Bill Filed to Hurt Teacher Advocacy, Again 


Unfortunately, SB 99 passed the Oklahoma Senate by a single vote. However, SB 99 must still pass the Oklahoma House of Representatives.

SB 99 has yet to be considered by the Oklahoma House of Representatives. The bill is currently on hold until the start of the upcoming Legislative Session which will begin Feb. 5, 2024. Please watch for updates on SB 99 once the 2024 Oklahoma Legislative Session begins.

For the fourth year in a row, some in the Oklahoma Legislature have filed a bill aimed at hurting teacher advocacy. Although the bill has a newly assigned number for the 2023 Legislative Session, the language remains the same.

The bill is numbered SB 99. 

Under the guise of protecting school employees, SB 99 aims to quiet the voices of Oklahoma teachers in the public forum, a detrimental outcome that would be felt most pointedly by Oklahoma students. In short, SB 99 is an attempt to remove educators from the public conversation.

SB 99 is bad policy paving the way for worse policy.

The Current Law and the Proposed Bill:

SB 99 changes the process for joining or terminating one’s membership in a professional education organization, like Professional Oklahoma Educators (POE).

The law was strengthened in 2018 to give individuals complete control of their membership status in a professional organization. One has the right to join or quit at any time, immediately. If the school district fails to comply with one’s membership termination order, it is required to refund any unsanctioned deductions; if the school district fails to refund an individual within thirty days, the amount owed to the employee doubles and continues to double every thirty days until he or she is fully repaid.

POE’s government relations team drafted and supported the 2018 amendments to the payroll deduction law. The then amendments—now law—significantly strengthened the protections for all school employees seeking to quit a professional organization, including POE. The 2018 changes ensured school employees completely controlled their membership status in any professional organization and could easily quit anytime.

POE stands by these 2018 changes. We firmly believe it is the individual’s right to join or quit any professional organization at any time, and we believe the process should be straightforward and efficient. The current law guarantees both.

SB 99, on the other hand, is an overreach that creates unnecessary bureaucracy. SB 99 mandates that the state government cancel all memberships yearly without consent or notice. It further mandates that every employee who wants to join (or rejoin) an organization obtain an application prescribed by the State Superintendent of Public Instruction—not the respective organization or school payroll clerk. The bill sets no parameters regarding when the application would be made available by the state or how the application would be distributed to employees seeking to join an organization. 

These changes would not grant more control or protection to the individual than the current law—they would diminish both.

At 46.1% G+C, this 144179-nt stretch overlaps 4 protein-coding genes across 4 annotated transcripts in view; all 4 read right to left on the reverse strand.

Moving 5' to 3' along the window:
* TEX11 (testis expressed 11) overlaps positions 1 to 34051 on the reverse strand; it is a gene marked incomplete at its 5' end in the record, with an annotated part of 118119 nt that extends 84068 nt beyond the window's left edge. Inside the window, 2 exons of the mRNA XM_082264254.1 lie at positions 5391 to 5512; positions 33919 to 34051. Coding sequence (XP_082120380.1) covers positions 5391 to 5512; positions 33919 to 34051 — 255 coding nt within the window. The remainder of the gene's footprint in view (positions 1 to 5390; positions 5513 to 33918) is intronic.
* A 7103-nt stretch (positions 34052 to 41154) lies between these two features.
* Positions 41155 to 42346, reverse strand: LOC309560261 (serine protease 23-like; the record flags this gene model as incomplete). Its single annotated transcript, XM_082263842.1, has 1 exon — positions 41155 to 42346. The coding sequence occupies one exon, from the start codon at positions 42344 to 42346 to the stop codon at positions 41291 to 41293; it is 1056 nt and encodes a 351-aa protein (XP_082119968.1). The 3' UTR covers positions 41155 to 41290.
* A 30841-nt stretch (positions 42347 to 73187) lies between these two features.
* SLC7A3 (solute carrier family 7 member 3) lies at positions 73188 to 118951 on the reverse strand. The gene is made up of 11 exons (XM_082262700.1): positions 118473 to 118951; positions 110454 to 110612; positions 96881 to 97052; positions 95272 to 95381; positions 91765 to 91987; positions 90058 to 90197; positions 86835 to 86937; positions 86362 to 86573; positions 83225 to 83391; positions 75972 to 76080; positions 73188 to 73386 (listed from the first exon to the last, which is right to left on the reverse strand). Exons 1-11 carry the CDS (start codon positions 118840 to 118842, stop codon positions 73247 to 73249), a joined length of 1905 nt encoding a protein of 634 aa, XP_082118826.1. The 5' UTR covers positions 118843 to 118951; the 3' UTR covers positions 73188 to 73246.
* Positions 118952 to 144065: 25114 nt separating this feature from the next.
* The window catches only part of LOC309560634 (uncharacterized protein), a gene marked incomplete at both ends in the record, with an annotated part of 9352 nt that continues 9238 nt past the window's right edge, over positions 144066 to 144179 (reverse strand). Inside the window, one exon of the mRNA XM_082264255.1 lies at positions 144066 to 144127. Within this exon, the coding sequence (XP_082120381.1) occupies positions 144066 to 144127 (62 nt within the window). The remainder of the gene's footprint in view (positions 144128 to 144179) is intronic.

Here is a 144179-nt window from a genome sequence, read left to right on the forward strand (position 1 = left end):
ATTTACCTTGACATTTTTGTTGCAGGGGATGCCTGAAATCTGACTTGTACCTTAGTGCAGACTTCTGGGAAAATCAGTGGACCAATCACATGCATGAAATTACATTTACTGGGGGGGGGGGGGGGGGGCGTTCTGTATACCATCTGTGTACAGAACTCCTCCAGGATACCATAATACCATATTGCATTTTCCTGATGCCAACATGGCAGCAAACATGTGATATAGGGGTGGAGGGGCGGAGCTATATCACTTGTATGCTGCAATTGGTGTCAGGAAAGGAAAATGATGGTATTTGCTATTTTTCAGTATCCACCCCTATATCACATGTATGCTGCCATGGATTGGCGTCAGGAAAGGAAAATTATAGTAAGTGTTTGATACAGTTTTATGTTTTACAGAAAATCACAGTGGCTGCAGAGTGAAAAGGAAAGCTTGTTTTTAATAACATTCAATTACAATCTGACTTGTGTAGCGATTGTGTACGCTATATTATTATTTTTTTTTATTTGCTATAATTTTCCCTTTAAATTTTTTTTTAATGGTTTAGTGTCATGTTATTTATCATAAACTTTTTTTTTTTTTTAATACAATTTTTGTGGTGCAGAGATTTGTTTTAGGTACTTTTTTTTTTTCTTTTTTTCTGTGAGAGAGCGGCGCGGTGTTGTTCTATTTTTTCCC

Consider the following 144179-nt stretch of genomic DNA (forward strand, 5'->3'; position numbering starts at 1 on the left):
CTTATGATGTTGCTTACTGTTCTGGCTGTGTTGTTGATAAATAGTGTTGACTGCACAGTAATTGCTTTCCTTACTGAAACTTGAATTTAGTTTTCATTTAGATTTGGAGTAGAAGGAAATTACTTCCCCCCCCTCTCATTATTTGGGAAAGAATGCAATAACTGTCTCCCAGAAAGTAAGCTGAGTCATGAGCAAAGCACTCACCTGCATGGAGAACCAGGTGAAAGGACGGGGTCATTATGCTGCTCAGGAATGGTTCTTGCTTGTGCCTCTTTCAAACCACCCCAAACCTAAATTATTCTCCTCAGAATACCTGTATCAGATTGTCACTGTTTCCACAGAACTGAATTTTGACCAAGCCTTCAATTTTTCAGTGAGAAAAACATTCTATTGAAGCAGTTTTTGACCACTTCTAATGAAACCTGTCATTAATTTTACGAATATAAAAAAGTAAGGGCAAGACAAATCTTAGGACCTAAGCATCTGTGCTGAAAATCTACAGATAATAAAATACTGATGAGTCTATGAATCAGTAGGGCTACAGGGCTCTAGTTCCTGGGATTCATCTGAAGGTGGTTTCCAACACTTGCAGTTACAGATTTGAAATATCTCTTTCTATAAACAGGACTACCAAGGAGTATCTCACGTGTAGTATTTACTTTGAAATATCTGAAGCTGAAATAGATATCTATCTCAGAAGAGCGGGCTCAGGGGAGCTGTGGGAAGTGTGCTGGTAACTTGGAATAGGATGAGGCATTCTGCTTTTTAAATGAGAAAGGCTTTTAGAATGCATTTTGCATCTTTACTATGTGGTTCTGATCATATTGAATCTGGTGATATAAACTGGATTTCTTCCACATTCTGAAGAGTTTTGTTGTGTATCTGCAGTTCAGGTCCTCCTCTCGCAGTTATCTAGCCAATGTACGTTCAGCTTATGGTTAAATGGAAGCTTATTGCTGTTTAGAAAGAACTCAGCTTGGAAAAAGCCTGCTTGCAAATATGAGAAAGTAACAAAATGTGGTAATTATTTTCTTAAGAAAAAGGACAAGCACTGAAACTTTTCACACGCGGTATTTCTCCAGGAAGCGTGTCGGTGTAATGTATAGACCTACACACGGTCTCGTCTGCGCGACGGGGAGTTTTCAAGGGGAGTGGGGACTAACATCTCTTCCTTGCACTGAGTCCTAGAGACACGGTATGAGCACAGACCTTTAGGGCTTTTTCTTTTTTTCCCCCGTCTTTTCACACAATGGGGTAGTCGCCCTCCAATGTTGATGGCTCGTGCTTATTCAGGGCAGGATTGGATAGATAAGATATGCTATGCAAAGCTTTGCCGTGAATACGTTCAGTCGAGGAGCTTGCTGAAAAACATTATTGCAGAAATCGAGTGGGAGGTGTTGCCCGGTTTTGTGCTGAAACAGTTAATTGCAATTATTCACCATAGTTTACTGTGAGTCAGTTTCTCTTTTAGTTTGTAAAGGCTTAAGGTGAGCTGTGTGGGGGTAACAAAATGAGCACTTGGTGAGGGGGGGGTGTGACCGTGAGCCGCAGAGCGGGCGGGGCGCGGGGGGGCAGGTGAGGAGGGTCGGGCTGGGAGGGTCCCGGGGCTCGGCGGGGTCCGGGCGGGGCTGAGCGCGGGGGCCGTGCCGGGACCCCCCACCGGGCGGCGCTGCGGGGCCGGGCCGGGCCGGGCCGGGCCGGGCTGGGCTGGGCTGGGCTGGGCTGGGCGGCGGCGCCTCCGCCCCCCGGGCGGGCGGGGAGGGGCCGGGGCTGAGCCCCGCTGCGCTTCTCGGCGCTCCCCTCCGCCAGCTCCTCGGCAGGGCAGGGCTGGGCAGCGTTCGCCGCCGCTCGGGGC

From a recent POE survey, approximately 90% of POE members’ strongly oppose’ or ‘oppose’ changing the current process. The most frequent comment from the survey question? “If it’s not broken, don’t fix it!”

The Intent Behind the Bill: 

The intent of SB 99 is to create more red tape as a deterrent to those seeking to join a professional organization. If the application and renewal process can be made more complicated, even a little, proponents of the bill believe membership numbers would decline; at least, that’s the hope. 

In previous years, attempts to pass versions of SB 99 involved legislation mandating an even more burdensome process to reauthorize one’s membership than the current proposal. After four years of pushback from POE members and others in the education community, SB 99 is more direct. Yet the bill’s goal remains the same—drive down membership.

The goal of driving down membership in an organization like POE is linked directly to our advocacy efforts. POE’s government relations team advocates on behalf of all our members. Many elected officials appreciate this and seek out the opinions of POE members on educational matters. They understand teachers and school employees cannot be at the State Capitol during the legislative session and rely upon POE’s team to communicate the opinions of our members effectively. 

Yet some view our work and the positions of our members as obstacles. Instead of engaging in the exchange of ideas and finding common ground, they seek to remove the obstacle. In the case of SB 99, they seek to diminish the voices of school employees by hindering them from joining the organizations that advocate on their behalf. 

The perspective of teachers, support staff, and administrators is vital to the public conversation about Oklahoma public schools. Of course, the views of parents, students, and community leaders must also be part of this conversation. Oklahomans have made a constitutional commitment to maintain and support a robust public education system for all Oklahoma children, and we must work together to keep our promise. Any attempt to remove individuals from the conversation—especially those who dedicate their lives to educating students—is wrong. SB 99 does not add to the public conversation; it seeks to tear it down. 

SB 99, as said before, is bad policy paving the way for worse policy.